The Speedgeek

I'm extremely torn on this. On one hand, I'm kind of one of those purists that Pressdog talks about, and so I'm not a real fan of rules banning the leading car being able to choose his line (don't confuse this with weaving down the straight, a guy making more than one move on any given straightaway or turn, or altering a line in a corner, all of which is in fact blocking and should be banned on a worldwide basis on both sporting and safety grounds), but I also see the value and results of how the rule is written. Pippa, PT, and multiple others are right in that if the rule isn't in place, we probably see a fraction of the passing that we do get to see. It's a rule that ChampCar had for a while as well, and I think they even enforced it by painting a line down the middle of braking zones at several places, and enforced penalties if you changed from one line to the other. Maybe that's what we need here? I don't know.

We've had two problems, as Pressdog alludes to: 1) nobody outside the driver's meeting knew how the rule worked or that it even existed, leading to the mass confusion and upset that we've seen in the last three days, and 2) it's indisputable that anti-blocking rules are hardly enforced. #1 has been dealt with now, as clumsily as it has. #2 is an open problem, though. To my memory, we've seen 4-5 blocking penalties handed out this year. I can definitively say that I have personally seen, with my own eyes at Kansas, Indy and Iowa, far more than 4-5 blocking maneuvers carried out by drivers. I don't mean "leader picked the inside line" type of block, either, I mean "guy (or girl) in front changing line abruptly with car approaching from behind, causing approaching car to have to swerve or lift". We've all seen dozens more of these types of maneuvers in races this year (Danica on TK at Texas, PT on Adam Carroll at The Glen leap directly to mind).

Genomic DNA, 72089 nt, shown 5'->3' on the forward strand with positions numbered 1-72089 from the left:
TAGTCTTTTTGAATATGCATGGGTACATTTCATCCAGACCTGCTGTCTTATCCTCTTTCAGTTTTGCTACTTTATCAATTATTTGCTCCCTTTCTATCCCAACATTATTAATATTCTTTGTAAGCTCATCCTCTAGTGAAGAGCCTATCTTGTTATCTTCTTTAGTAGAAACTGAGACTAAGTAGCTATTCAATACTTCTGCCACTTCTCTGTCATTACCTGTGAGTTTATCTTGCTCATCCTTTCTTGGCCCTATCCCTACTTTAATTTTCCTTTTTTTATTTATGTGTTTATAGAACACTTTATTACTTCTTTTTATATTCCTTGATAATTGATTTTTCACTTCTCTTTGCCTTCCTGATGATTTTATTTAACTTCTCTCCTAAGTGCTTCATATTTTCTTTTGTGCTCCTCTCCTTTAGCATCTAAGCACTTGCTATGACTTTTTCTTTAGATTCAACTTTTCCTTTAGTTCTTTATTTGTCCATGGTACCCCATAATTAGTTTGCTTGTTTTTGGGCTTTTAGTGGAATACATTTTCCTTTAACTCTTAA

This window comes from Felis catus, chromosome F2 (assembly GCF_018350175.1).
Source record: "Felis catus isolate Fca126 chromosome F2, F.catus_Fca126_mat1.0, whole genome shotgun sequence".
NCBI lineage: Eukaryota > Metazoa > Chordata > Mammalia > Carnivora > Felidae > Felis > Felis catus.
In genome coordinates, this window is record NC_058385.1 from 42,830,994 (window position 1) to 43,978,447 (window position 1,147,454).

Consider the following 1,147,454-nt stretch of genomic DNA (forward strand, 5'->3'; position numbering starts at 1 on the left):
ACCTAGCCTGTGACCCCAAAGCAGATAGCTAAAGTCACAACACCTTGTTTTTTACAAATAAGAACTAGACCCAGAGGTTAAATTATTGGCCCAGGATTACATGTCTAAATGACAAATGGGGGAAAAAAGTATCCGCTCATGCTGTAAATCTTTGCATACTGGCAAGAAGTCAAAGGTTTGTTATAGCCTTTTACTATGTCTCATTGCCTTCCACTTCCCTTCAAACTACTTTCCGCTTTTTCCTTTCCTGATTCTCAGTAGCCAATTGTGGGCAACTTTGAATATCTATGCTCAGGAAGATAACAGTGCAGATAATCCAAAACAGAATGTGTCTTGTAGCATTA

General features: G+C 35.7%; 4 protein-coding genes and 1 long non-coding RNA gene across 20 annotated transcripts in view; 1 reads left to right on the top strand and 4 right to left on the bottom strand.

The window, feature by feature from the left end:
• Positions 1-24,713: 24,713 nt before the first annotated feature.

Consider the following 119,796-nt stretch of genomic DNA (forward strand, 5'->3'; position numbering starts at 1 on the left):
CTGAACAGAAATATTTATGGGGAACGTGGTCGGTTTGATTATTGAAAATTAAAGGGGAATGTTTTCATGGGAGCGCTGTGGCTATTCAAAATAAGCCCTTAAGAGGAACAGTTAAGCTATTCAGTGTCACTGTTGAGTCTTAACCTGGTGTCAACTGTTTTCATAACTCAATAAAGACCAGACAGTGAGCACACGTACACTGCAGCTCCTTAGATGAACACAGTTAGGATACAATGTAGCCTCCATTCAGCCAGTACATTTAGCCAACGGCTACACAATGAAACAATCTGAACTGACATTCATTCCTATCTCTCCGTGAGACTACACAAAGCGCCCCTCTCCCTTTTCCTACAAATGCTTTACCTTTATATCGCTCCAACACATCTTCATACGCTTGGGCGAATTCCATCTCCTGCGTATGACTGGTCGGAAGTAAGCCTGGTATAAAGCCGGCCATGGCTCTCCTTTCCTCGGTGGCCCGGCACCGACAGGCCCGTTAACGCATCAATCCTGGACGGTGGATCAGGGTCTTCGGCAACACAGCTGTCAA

That's where the problem lies in my mind, and that's why I still feel a little insulted after Sunday, even though I now know how the rule is written and can appreciate why it's there. If the book is going to be thrown at Helio for what he did, then all of this other behavior has to stop from this day forward. Brian Barnhart (even though I've been calling for his firing for the last 72 hours, and yes, this means that I'm backing off of that a bit) can redeem himself in my mind if he enforces the blocking rules on everyone. Every time. That's going to be where he proves to me whether or not he really has to stones to stay in his seat in race control.


I'm good w/ blocking. I love it. It makes for some of the most exciting races. Like I said in a previous comment....go look @ the finish of the '92 Indy 500- Little Al definitely blocked Goodyear on the last lap. It was a defining moment for the series...and for the 500.